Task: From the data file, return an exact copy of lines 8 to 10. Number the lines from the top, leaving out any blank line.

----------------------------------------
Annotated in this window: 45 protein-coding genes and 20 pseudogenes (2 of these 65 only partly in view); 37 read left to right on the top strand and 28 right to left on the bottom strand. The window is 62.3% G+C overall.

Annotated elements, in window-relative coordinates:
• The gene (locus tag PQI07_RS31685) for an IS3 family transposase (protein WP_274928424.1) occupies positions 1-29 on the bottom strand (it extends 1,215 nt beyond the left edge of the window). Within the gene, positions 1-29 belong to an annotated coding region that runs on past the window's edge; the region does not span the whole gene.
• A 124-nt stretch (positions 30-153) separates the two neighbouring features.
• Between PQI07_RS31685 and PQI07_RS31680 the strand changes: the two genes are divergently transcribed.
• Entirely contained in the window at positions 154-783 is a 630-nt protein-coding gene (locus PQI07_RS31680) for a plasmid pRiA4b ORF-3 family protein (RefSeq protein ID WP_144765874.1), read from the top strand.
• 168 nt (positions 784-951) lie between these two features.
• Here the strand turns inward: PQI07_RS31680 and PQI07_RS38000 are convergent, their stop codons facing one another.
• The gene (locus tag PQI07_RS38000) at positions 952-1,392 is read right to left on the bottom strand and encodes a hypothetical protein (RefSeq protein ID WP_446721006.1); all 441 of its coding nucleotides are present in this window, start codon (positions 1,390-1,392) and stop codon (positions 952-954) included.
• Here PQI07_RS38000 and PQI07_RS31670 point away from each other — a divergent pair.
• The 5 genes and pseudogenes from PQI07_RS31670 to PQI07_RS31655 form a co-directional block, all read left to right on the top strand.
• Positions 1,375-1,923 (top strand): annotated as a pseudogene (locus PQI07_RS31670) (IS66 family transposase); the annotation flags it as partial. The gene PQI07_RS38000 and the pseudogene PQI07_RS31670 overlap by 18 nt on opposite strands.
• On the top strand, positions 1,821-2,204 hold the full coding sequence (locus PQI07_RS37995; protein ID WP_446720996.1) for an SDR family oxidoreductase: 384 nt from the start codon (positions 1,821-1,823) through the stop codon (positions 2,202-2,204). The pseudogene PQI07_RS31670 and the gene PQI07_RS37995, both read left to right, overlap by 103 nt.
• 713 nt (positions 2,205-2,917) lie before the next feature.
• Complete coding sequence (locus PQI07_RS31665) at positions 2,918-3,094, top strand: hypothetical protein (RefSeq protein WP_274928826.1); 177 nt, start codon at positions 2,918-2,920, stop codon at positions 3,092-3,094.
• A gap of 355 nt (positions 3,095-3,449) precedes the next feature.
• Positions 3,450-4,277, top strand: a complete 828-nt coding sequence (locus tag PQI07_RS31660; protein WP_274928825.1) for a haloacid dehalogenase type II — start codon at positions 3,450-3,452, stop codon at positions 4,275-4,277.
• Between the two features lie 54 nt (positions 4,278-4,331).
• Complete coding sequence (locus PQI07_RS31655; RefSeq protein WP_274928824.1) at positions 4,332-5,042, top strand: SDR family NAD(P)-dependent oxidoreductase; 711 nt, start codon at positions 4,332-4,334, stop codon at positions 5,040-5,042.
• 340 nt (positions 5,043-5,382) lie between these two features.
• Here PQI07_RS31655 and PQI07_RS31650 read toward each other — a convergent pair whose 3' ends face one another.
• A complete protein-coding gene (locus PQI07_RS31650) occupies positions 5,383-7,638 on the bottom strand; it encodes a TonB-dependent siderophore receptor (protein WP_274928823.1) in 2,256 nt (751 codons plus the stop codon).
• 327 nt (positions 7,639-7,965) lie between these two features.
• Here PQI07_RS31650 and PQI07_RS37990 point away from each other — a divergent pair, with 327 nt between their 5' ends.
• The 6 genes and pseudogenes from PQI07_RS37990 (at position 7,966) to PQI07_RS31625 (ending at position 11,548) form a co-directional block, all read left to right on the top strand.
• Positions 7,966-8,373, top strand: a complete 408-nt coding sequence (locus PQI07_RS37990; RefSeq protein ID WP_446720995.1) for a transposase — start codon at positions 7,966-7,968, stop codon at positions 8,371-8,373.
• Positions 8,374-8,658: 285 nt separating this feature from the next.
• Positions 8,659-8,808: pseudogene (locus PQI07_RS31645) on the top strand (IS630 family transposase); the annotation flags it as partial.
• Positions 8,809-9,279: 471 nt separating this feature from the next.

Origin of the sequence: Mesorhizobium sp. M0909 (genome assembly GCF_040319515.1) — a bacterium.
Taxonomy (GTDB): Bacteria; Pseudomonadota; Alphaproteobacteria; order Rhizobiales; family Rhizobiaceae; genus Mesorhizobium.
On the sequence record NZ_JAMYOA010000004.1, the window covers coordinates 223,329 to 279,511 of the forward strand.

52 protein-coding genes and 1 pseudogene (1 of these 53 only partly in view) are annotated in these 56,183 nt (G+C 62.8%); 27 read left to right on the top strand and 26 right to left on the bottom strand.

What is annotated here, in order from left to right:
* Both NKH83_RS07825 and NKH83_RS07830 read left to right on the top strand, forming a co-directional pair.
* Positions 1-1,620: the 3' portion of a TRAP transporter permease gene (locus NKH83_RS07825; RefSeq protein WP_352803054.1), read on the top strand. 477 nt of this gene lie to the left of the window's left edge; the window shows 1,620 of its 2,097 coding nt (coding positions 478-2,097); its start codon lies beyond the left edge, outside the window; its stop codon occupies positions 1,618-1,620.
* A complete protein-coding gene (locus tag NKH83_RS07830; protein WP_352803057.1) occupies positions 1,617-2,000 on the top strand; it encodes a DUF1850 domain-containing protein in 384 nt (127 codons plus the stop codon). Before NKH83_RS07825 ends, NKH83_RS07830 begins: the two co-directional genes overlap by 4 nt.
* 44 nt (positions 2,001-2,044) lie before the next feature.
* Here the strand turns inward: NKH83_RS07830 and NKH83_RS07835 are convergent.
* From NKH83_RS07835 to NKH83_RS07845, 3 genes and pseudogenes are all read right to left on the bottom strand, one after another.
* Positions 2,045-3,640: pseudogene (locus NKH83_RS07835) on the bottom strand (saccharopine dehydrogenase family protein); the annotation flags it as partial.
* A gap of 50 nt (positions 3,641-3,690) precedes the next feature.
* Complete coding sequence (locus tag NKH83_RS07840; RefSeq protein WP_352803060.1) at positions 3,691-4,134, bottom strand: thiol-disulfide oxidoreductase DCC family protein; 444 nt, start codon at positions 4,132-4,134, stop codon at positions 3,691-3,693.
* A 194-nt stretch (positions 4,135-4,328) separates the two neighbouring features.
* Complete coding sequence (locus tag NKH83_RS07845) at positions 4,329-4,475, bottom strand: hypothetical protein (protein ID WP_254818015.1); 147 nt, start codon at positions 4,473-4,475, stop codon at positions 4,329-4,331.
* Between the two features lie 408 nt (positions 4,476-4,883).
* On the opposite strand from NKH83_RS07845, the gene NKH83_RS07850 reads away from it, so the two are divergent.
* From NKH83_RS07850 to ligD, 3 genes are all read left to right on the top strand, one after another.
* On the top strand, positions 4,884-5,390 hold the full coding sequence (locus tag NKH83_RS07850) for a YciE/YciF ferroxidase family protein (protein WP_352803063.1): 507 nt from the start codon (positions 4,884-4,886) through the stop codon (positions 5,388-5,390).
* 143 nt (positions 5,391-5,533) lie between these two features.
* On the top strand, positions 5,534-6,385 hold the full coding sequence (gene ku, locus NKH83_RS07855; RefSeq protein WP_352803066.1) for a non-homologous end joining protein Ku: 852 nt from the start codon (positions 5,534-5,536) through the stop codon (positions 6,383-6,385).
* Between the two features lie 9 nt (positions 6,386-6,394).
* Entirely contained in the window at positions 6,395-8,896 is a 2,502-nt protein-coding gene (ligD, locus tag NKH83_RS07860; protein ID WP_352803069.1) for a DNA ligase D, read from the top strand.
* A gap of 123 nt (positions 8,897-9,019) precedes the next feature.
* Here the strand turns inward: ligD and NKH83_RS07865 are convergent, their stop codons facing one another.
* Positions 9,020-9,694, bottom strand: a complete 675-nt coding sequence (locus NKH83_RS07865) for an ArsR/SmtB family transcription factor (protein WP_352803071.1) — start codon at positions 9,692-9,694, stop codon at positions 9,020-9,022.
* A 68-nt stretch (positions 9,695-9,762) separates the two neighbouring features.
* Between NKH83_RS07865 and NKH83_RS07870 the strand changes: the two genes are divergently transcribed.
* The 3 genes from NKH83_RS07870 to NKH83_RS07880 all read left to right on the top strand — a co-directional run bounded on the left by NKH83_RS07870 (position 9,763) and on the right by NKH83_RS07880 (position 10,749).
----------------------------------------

• Here the strand turns inward: PQI07_RS31680 and PQI07_RS38000 are convergent, their stop codons facing one another.
• The gene (locus tag PQI07_RS38000) at positions 952-1,392 is read right to left on the bottom strand and encodes a hypothetical protein (RefSeq protein ID WP_446721006.1); all 441 of its coding nucleotides are present in this window, start codon (positions 1,390-1,392) and stop codon (positions 952-954) included.
• Here PQI07_RS38000 and PQI07_RS31670 point away from each other — a divergent pair.